- Oh, Crap!: Glitz and Dibber have this reaction when they learn that the Doctor is a Time Lord.
- Plot-Based Voice Cancellation: An in-universe version happens whenever Sabalom Glitz talks about the Matrix. It's the first clue that something is really fishy about this trial.
- Rearrange the Song: This story debuted a new arrangement of the Doctor Who theme by Dominic Glynn, replacing the Peter Howell version which had been used for the previous five seasons, since "The Leisure Hive". While it retained the 80s synth aspect of the previous theme, it had softer, more mysterious sound than its predecessor. It would only remain in use for one season before being replaced again in "Time and the Rani", making it the shortest-lived version of the theme in the Classic show at just 14 episodes.
- Reassignment Backfire: Because the Doctor didn't show up to become president after "The Five Doctors", The High Council deposed him.
- Sci-Fi Writers Have No Sense of Scale: Probably the most spectacular example in is in this story, where Earth was apparently hidden by moving its entire solar system several million miles, which is the celestial equivalent of hiding from your date in an empty cinema by leaning an inch to the left. For scale, Mercury never comes within 28 million miles of our Sun, despite being its closest planet. The distance that the Time Lords moved Earth is later given in various Doctor Who literature as being "two light-years", which whilst slightly more plausible than several million miles, is still only less than half the distance to Alpha Centauri, our nearest neighbouring star. It would be equivalent to hiding from your date in an otherwise empty cinema by moving one seat to the left.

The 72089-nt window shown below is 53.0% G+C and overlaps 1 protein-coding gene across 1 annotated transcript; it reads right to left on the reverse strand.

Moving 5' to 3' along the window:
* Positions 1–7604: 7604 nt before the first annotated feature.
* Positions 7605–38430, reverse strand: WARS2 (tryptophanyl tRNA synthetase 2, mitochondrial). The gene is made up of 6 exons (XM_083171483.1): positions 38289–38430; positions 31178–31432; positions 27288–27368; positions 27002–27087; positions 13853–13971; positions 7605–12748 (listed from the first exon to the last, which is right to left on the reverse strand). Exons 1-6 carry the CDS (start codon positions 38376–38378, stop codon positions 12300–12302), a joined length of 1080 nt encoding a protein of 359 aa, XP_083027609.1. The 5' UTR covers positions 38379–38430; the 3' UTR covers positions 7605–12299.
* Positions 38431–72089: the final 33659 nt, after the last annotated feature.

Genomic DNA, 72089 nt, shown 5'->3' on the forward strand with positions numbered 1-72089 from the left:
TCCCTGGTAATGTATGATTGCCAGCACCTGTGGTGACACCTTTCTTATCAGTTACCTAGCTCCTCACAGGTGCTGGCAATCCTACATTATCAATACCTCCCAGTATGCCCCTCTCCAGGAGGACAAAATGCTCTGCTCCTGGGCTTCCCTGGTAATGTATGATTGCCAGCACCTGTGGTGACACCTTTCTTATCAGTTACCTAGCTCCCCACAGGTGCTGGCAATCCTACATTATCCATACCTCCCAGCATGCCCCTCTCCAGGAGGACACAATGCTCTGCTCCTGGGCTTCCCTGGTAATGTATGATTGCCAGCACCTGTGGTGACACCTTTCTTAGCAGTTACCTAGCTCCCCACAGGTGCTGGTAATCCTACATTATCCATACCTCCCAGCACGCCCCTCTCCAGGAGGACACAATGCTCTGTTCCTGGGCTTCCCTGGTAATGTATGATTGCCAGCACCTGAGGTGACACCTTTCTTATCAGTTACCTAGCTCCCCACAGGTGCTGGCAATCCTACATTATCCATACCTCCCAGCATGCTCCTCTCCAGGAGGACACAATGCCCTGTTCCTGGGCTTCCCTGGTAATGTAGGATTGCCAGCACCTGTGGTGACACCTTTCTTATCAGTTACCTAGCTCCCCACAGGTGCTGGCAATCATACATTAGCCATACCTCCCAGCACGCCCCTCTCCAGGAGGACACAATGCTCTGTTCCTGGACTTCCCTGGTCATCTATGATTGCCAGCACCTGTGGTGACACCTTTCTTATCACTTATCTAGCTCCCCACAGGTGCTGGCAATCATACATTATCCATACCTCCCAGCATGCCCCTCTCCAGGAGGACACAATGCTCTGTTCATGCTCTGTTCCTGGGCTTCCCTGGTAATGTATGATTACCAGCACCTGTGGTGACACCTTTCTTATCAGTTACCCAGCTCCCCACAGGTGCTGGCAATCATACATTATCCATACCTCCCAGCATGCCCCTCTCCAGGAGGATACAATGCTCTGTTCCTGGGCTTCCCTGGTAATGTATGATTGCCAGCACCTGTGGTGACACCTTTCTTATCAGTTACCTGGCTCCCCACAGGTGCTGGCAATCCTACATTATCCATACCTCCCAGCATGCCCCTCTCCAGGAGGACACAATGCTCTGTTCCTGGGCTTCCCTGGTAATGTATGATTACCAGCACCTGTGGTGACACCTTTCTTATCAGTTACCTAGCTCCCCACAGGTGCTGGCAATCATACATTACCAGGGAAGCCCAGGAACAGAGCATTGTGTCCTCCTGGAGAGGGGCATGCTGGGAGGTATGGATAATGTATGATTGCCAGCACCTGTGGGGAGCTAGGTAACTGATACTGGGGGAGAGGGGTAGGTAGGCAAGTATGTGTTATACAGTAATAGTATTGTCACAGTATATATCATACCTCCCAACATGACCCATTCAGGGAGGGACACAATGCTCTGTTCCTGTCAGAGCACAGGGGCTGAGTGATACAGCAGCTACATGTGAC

- Self-Plagiarism: Robert Holmes rehashed the plot of his very first contribution to the show, "The Krotons".
- Silence, You Fool!: Humker and Tandrell spend as much time bickering with each other as they do assisting Drathro, leading the exasperated robot to eventually bellow "SIII-LENCE!" at them.
- Stab the Scorpion: The cliffhanger for Episode 3 involves Merdeen seemingly firing his crossbow at the Doctor. However, the reprise in Episode 4, reveals he was actually aiming at the traitor Grell, lurking behind the Doctor and Peri.
- Stock Phrases:
- Story Arc: The first in the season-long story arc, and the story most directly relevant to its eventual conclusion.